Compiler available: yes
Device version: OpenCL 1.2
Driver version: 1.1

Device 1
Name: Iris Pro
Global memory size: 1610612736 bytes (1536 MB)
Double capable: no
Available: yes
Compiler available: yes
Device version: OpenCL 1.2
Driver version: 1.2(May 5 2014 20:39:23)

Device 2
Name: GeForce GT 750M
Global memory size: 2147483648 bytes (2048 MB)
Double capable: yes
Available: yes
Compiler available: yes
Device version: OpenCL 1.2
Driver version: 8.26.21 310.40.35f08

Here are the [slides] from my talk about GPULib and FastDL today to the Scientific Programming in IDL class at the Exelis VIS office.

[slides]: “High Performance Computing with IDL”

One of the features I was most excited about in [CUDA 6] is the drop-in library ([nvBLAS]) support for BLAS. The idea is to use `LD_PRELOAD` when launching IDL to indicate that BLAS should be coming from the nvBLAS instead of the BLAS implementation that would normally be found, e.g., in IDL’s case, the `` distributed with IDL. I’ve had problems getting it to work so far, though.

Right now, the way I’m starting IDL is something like the following:

$ export NVBLAS_CONFIG_FILE=/path/to/nvblas.conf
$ export LD_LIBRARY_PATH=/usr/local/cuda-6.0/lib64
$ LD_PRELOAD=/usr/local/cuda-6.0/lib64/ idl

This seems to be recognizing nvBLAS because it will crash if I don’t set `LD_LIBRARY_PATH` and `NVBLAS_CONFIG_FILE` (I’m using a default configuration file). But I have not been able to get any different results testing performance of `MATRIX_MULTIPLY` between using nvBLAS or not. I will continue to test this, because it’s too interesting to pass up and there are a couple of items that I haven’t explored yet:

1. I’m not using big enough matrices at 5000 x 5000 elements.
2. I’m not setting something in the configuration file specified by `NVBLAS_CONFIG_FILE`.

I don’t imagine the speedup from nvBLAS is going to be amazing because memory transfer will eat into the performance, but you can’t beat not having to change any code at all. I am worried that the way that IDL loads dynamic libraries might get in the way of this working.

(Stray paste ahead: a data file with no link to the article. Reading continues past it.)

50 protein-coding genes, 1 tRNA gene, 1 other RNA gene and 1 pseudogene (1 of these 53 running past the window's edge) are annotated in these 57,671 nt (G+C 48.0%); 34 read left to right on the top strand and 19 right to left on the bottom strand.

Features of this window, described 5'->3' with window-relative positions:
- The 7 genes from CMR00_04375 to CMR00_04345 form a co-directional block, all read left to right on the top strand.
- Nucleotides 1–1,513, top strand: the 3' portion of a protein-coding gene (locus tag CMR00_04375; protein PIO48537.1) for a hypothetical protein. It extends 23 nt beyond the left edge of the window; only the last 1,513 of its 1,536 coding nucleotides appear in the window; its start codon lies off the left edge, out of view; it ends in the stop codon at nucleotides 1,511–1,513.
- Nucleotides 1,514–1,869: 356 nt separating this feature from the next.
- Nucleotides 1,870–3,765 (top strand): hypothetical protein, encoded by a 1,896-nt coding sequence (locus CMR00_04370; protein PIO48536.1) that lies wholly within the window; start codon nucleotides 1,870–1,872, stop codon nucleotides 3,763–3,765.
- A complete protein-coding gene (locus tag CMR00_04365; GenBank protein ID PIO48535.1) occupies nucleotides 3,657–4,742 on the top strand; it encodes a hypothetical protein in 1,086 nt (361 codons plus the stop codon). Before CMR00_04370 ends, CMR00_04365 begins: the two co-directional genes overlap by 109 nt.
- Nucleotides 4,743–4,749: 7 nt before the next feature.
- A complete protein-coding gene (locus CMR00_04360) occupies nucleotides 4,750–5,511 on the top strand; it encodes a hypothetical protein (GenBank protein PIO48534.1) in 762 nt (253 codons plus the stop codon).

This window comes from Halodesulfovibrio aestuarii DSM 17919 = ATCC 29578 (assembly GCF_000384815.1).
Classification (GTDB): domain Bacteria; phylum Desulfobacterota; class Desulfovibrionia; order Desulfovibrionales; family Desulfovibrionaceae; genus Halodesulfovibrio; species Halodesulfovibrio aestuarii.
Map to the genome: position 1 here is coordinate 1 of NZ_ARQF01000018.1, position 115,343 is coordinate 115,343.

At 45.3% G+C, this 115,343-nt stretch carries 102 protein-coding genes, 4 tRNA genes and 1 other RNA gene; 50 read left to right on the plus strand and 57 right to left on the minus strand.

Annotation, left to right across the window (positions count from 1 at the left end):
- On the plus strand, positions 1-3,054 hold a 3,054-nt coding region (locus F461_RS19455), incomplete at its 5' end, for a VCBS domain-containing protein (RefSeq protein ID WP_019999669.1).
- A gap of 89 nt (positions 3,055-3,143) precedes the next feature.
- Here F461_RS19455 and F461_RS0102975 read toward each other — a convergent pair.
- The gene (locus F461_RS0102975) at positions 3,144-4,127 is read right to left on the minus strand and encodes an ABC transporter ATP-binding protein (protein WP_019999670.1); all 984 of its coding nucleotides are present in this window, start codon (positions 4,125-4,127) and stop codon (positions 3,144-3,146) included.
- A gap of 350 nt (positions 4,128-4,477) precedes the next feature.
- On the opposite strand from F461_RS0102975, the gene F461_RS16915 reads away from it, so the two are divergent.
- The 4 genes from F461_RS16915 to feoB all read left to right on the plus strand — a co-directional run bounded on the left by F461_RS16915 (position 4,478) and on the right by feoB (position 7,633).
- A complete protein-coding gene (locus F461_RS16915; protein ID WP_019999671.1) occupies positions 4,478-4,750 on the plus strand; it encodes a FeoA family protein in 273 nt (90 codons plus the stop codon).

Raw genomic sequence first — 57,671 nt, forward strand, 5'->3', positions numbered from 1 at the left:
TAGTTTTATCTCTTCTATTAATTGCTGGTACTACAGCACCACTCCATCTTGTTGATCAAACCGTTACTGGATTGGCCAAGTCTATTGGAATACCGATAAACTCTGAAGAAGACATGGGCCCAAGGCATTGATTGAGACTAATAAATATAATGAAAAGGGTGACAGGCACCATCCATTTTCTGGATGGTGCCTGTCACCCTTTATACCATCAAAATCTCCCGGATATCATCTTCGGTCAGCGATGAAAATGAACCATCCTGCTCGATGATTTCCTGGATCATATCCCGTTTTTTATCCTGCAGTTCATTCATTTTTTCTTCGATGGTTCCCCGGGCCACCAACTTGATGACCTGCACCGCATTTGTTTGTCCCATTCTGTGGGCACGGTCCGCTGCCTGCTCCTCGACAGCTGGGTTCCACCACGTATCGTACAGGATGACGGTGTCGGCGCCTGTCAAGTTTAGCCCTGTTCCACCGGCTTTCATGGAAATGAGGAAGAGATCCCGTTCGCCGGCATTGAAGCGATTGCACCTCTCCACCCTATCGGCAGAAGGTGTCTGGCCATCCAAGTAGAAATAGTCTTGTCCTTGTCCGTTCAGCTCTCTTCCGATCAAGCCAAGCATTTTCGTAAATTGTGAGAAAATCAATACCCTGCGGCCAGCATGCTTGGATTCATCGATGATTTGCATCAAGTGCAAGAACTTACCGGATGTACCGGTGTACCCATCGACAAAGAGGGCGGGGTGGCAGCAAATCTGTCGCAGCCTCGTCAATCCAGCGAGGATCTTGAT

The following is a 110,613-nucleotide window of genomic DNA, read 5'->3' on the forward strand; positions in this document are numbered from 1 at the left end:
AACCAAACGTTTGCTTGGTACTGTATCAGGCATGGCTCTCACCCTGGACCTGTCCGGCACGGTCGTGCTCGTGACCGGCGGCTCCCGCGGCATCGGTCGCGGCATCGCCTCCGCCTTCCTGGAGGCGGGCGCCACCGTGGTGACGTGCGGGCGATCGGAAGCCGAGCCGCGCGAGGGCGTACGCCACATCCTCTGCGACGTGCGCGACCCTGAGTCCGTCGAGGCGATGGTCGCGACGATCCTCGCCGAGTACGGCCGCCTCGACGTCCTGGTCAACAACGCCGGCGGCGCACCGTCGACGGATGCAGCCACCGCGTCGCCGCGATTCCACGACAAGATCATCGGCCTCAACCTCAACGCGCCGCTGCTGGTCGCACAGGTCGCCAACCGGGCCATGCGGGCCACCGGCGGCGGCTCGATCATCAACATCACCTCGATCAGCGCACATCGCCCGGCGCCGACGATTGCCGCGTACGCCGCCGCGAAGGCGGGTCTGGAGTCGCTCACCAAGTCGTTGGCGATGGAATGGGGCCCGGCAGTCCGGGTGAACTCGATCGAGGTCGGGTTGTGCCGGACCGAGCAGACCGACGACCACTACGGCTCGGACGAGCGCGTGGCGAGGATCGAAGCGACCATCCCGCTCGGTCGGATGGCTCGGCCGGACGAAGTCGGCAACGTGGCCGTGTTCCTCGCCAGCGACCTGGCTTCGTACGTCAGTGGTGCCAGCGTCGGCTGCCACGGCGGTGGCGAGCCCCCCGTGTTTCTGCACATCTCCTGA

[CUDA 6]: “CUDA Toolkit Documentation”
[nvBLAS]: “NVBLAS :: CUDA Toolkit Documentation”

Numba is a Python package that uses the LLVM compiler to compile Python code to native code. [Numba 0.13], released a few weeks ago, offers support for automatically creating CUDA kernels from Python code.

I created a [notebook][^1] ([HTML]) to show off the demo code.

[Numba 0.13]: “Numba 0.13”
[HTML]: “Numba with CUDA IPython HTML”
[notebook]: “HTML output of Numba with CUDA IPython notebook”

[^1]: I’m not sure which is cooler, IPython notebooks or Numba.

The LAPACK library is distributed along with IDL, but wrappers to most of the routines are not provided. On Linux, `CALL_EXTERNAL` can be used to easily access any of the routines. On OS X, the Accelerate Framework can be used. I have not found a solution for Windows[^1] since the needed symbols in the DLL provided by IDL aren’t exported.

In the following code example for Linux, we will call [SGEQRF] to determine the QR factorization of a given matrix. First, we need to specify the location of the LAPACK library:

ext = !version.os_family eq ‘unix’ ? ‘.so’ : ‘.dll’
lapack = filepath(‘idl_lapack’ + ext, $
root=expand_path(‘‘, /dlm))

m = 20L
n = 10L
x = randomu(seed, m, n)

info = 0L
tau = fltarr(m < n) lwork = -1L work = fltarr(1) status = call_external(lapack, 'sgeqrf_', m, n, x, m, tau, work, lwork, info, $ value=[0L, 0L, 0L, 0L, 0L, 0L, 0L, 0L], $ /auto_glue) lwork = long(work[0]) work2 = fltarr(lwork) status = call_external(lapack, 'sgeqrf_', m, n, x, m, tau, work2, lwork, info, $ value=[0L, 0L, 0L, 0L, 0L, 0L, 0L, 0L], $ /auto_glue) [Here][MG_CALL_LAPACK_EXAMPLE] is a more generic routine as an example of calling into LAPACK that works on Linux and OS X. [LAPACK docs]: "Explore LAPACK code" [SGEQRF]: "SRC/sgeqrf.f" [MG_CALL_LAPACK_EXAMPLE]: "" [^1]: Please let me know if you have a way to do this on Windows!

[QR factorization][QR] of a matrix `A` is the process of determining an orthogonal matrix `Q` and upper triangular matrix `R` such that $$A = QR$$ Using a QR factorization is faster and much more numerically stable than finding an inverse matrix of `A` to solve the system of equations `Ax = b`. QR factorization is used in fundamental linear algebra IDL routines such as `LA_EIGENPROBLEM`, `LA_LEAST_SQUARES`, `LA_SVD`, and others. I was recently using [MAGMA]’s `[SDCZ]GEQRF` within [GPULib] to retrieve a QR factorization and found excellent performance improvements by using the GPU.

Also, the full decomposition into `Q` and `R` matrices is seldom needed, so the results are not returned in a naive manner. I will show how to retrieve `Q` and `R` for the GPULib routines (it’s slightly different than the CPU version).

[QR]: “QR decomposition”
[GPULib]: “GPULib”

Continue reading “QR factorization in GPULib.”